For the first time in five months, the U.S. trade deficit narrowed unexpectedly in January. the Commerce Department reported on March 11. The trade deficit shrank to a seasonally adjusted $37.3 billion, down from a revised $39.9 billion in December.
Imports dropped 1.7% to $180 billion, while exports slipped 0.3% to $142.7 billion.
U.S. trade volume with the rest of the world declined for the first time since August, by 1.1% from December.
The decrease in the trade deficit was partly due to a decline in crude oil imports to their weekest level since February 1999, at 245 million barrels. The trade gap in petroleum products continued to weigh heavily on the trade balance, though the deficit narrowed to $22.7 billion in January from $23.6 billion the previous month.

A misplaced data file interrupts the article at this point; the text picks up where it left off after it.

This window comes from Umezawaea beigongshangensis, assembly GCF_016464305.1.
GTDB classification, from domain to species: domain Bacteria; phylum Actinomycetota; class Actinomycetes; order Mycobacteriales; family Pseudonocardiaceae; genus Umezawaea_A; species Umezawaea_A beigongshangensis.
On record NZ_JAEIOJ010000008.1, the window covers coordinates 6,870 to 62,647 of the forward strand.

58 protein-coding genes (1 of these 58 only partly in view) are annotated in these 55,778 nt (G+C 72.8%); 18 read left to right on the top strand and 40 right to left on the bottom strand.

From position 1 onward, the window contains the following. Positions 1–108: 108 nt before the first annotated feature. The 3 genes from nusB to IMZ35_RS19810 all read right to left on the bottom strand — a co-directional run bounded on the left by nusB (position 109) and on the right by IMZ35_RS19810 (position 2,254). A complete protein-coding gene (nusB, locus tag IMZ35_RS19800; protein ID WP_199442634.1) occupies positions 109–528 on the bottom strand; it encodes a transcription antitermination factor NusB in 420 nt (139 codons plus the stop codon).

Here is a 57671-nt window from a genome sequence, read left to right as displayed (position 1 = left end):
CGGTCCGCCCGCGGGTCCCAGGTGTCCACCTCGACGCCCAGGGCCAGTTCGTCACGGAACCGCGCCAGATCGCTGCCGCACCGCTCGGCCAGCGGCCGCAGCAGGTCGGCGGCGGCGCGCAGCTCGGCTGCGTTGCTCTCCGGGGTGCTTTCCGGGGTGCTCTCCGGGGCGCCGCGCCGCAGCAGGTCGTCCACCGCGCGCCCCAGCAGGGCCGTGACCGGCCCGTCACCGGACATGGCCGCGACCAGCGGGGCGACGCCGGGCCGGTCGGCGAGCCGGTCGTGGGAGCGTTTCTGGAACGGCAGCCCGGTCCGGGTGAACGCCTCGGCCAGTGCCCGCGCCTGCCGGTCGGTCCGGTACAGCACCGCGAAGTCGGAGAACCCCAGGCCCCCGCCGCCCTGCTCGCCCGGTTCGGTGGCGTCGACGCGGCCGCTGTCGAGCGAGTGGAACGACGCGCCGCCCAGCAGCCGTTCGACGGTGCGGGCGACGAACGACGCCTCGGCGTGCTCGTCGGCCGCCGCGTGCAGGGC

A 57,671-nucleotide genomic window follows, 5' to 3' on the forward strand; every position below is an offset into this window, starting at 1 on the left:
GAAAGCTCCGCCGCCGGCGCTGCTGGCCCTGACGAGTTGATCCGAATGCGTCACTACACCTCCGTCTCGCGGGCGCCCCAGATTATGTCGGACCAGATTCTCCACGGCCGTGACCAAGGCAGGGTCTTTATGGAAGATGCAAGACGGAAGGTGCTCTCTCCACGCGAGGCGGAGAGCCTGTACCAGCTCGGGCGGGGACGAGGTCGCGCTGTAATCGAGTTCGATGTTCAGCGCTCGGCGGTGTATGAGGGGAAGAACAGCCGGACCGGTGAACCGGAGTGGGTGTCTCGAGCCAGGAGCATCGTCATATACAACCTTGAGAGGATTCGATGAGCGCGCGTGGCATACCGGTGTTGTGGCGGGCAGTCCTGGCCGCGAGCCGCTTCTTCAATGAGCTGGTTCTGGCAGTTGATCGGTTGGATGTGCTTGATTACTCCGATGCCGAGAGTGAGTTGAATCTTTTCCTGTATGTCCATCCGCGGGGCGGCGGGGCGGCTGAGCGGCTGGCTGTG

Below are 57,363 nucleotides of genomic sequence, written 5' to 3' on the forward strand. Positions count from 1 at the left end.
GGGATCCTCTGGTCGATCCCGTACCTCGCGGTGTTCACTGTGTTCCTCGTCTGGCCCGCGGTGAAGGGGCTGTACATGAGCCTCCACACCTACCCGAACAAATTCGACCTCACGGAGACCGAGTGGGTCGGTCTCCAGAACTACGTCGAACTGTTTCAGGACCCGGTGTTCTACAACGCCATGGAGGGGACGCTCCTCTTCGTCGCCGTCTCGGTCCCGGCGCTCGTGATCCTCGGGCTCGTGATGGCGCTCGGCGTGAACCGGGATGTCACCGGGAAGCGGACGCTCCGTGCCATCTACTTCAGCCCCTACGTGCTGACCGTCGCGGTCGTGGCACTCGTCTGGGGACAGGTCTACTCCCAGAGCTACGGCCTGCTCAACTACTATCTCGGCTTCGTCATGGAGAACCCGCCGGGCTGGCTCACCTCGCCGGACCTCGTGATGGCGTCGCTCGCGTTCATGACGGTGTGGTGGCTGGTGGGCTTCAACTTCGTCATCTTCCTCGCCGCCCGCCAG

The average price of imported oil jumped to $73.89, its highest peak since October 2008.
In unadjusted data, the trade deficit with Canada, the largest U.S. trading partner, grew to $3.9 billion, marking the biggest gap since October 2008.
The trade deficit with China increased slightly, to $18.3 billion from $18.1 billion in December.
The deficit with two important trading partners narrowed to its lowest level since May, at $3.3 billion with Japan and $2.8 billion with European Union.
Copyright Agence France-Presse, 2010